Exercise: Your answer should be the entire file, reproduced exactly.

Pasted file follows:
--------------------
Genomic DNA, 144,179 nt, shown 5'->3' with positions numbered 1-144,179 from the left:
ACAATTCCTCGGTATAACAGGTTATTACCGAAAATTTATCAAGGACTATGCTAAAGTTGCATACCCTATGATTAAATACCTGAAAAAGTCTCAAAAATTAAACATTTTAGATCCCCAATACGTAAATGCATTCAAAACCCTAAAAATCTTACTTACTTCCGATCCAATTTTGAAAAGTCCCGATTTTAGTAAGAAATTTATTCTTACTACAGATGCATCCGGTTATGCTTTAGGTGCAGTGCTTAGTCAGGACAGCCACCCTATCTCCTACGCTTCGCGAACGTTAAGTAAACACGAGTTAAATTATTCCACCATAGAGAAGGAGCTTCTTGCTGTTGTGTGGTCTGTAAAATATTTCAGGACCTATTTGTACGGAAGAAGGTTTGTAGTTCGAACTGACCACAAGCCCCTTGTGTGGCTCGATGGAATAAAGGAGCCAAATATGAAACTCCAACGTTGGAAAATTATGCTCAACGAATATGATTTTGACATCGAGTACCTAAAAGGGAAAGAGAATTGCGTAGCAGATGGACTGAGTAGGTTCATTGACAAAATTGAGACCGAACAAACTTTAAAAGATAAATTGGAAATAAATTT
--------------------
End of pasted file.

Genomic DNA, 144,179 nt, shown 5'->3' with positions numbered 1-144,179 from the left:
ACAATTCCTCGGTATAACAGGTTATTACCGAAAATTTATCAAGGACTATGCTAAAGTTGCATACCCTATGATTAAATACCTGAAAAAGTCTCAAAAATTAAACATTTTAGATCCCCAATACGTAAATGCATTCAAAACCCTAAAAATCTTACTTACTTCCGATCCAATTTTGAAAAGTCCCGATTTTAGTAAGAAATTTATTCTTACTACAGATGCATCCGGTTATGCTTTAGGTGCAGTGCTTAGTCAGGACAGCCACCCTATCTCCTACGCTTCGCGAACGTTAAGTAAACACGAGTTAAATTATTCCACCATAGAGAAGGAGCTTCTTGCTGTTGTGTGGTCTGTAAAATATTTCAGGACCTATTTGTACGGAAGAAGGTTTGTAGTTCGAACTGACCACAAGCCCCTTGTGTGGCTCGATGGAATAAAGGAGCCAAATATGAAACTCCAACGTTGGAAAATTATGCTCAACGAATATGATTTTGACATCGAGTACCTAAAAGGGAAAGAGAATTGCGTAGCAGATGGACTGAGTAGGTTCATTGACAAAATTGAGACCGAACAAACTTTAAAAGATAAATTGGAAATAAATTT